great place takes you back 100 years. Everything has been kept as it was with few improvements. Many cute little shops selling woodcraft, pottery and handmade souvenirs there was a museum and a bakery which we didn't get to visit sadly. also tufenkian old Dilijan hotel is located on this street and we stayed there for two nights. you can find my review for the hotel and the adjacent restaurant on their respective pages.
4.5 based on 19 reviews
Matosavank Monastery is a gorgeous 13th century church, hidden in the Forests of Dilijan National Park. I've been to many Armenian monasteries and this one ranks in my all time favorite few. It's only a short 3km from Dilijan, but it requires a short but steep and strenuous hike. At the bottom of the hill near, leave your car, cross the stream, pass the gate, and head up the gated dirt road. There are some signs, but best to bring a GPS or smart phone. There is cell phone signal all the way to the monastery. You'll be rewarded when you find the beautiful isolated monastery that has been nearly overgrown with lichen and moss. It's in shockingly good state of preservation and still has numerous tomb stones. It must be used by worship by someone, since there were some melted candles about. Definitely check out this monastery. It's worth the hike!! PLEASE be nice to Armenia's national parks. DON'T LITTER OR LOOT! Treat the site with respect and your children's children will also be able to enjoy it.
4.5 based on 20 reviews
Unexpected jewel into a small town as Dilijian. Many painting of several artist (included a masterpiece of Carpaccio if i don't get wrong). Enjoy the painting and sculptures of this small museum. Don't lose the chance to join the precious help of official guide (miss Tamar), or one chat with the nice serious HER DIREKTOR and finally the beauty of Mariam (the official model of museum).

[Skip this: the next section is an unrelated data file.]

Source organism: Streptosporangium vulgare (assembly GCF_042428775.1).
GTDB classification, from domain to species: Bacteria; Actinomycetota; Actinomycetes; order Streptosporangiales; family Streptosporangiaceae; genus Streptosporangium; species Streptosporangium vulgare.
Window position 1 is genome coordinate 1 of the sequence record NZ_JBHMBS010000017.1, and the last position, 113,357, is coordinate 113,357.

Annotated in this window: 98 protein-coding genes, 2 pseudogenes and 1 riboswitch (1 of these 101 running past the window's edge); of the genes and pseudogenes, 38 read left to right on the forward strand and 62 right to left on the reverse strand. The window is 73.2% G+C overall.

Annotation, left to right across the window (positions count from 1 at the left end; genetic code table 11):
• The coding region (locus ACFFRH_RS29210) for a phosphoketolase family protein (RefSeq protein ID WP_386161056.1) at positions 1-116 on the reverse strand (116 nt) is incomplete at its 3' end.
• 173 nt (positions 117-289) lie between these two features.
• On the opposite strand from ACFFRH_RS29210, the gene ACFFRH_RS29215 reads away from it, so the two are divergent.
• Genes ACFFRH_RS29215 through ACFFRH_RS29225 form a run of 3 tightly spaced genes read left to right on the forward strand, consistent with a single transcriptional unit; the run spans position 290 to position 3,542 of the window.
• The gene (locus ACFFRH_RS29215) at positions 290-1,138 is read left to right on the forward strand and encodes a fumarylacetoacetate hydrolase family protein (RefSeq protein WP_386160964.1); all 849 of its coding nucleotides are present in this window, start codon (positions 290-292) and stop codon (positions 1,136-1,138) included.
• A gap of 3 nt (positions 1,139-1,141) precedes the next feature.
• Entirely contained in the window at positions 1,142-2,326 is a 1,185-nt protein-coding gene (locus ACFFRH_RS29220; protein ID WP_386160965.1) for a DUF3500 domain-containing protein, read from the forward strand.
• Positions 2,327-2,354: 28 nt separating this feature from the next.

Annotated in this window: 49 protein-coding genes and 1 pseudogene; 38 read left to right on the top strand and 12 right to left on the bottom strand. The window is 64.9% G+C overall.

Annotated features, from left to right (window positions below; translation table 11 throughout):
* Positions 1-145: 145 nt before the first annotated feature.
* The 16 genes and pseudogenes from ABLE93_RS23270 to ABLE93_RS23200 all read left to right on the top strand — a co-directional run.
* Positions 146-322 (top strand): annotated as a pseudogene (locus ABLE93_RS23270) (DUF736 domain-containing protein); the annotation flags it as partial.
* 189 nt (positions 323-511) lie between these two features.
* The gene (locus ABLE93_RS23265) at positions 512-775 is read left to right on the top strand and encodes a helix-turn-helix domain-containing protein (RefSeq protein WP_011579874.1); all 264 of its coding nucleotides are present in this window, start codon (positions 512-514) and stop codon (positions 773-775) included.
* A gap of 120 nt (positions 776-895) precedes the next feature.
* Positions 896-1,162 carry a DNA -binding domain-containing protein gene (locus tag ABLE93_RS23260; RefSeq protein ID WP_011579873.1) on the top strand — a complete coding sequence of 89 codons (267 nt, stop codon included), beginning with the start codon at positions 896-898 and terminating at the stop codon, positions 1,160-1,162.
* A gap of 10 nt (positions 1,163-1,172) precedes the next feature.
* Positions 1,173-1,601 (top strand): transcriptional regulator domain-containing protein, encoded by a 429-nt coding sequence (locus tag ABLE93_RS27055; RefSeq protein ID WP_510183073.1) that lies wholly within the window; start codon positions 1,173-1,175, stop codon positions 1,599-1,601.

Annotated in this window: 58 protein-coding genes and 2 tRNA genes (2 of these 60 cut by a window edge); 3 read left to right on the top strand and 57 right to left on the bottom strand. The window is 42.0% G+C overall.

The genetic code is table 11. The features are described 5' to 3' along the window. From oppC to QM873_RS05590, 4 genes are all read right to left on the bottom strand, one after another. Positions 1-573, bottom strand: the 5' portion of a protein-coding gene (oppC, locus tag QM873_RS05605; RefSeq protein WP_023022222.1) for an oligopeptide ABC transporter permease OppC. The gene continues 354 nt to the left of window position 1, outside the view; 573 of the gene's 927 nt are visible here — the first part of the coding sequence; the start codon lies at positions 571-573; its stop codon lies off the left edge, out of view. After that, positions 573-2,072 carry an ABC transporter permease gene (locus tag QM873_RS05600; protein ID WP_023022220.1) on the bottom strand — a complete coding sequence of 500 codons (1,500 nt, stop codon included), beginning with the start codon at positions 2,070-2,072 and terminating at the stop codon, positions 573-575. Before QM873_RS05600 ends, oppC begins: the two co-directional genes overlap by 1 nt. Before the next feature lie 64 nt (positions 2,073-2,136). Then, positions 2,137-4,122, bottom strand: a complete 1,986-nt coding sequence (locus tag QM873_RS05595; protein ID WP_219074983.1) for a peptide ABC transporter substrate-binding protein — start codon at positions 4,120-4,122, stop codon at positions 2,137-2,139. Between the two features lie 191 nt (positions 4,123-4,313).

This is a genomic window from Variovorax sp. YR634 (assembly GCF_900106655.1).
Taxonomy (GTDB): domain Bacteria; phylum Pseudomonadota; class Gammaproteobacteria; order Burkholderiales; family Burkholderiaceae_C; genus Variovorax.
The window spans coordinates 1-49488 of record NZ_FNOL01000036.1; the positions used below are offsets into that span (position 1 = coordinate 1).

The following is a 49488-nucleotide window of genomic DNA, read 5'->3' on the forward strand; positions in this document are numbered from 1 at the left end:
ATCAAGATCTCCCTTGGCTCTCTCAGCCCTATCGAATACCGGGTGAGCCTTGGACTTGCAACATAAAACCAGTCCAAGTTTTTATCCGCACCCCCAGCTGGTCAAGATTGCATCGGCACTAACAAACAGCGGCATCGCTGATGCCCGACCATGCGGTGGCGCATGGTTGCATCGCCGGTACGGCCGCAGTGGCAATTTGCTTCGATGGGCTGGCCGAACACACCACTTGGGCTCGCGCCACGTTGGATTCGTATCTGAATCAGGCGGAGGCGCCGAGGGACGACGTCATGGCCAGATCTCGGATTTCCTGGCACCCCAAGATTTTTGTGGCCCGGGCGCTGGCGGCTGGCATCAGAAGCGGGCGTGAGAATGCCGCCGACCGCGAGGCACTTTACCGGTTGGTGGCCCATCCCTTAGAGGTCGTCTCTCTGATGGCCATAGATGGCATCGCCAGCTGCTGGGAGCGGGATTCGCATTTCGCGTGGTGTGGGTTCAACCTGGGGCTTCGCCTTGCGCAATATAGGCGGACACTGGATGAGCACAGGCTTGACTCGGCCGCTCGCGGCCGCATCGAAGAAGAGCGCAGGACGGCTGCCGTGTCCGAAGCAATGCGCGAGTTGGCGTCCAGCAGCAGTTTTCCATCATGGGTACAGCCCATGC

4 based on 15 reviews
We stumbled upon the Dilijan Amphitheater when we were driving through town on way to our hotel. I saw it out of the corner of my eye and knew I had to take a look. Later I looked it up and found out that the Amphitheater was built by N. Danielyan and it is inspired by the structure of "Rotondo." There is very little else written about the Amphitheater. I'm not sure if it's used for town events, although I sure hope it is, because it is a very nice space. We visited in winter and although there was no snow in Dilijan, there was plenty of snow on the Mountains in the background. Beautiful sight.
4 based on 14 reviews
The Branch of Hovhannes Sharambeyan Centre of Popular Creation – Dilijan Museum of Folk Art is possibly one of the longest names for an attraction on TripAdvisor. It’s a living history street like a heritage park, part museum, part living entity, all in a street setting so you feel like you are walking back in time. Fun little street to explore.
4 based on 10 reviews
I've been to many monasteries in Armenia and Jukhtakvank Monastery is one of the least impressive. It is not in a very good state of preservation and the main structure is braced with huge iron bars that significantly detract from it's beauty. I understand the bars may be preventing the monastery from collapsing, but they are very unsightly. There is a small dirt road leading up to Jukhtakvank Monastery and we decided to hike up the road (less than a mile, but all uphill). We were rather disappointed to find a few people already up there with their loud SUVs. There was a group of drunk Armenians who piled out of a stereotypical white Niva. They threw their cigarette butts everywhere and were clearly more interested in getting back to the party than enjoying the scenery. The whole experience at this monastery was very lackluster. I don't recommend it.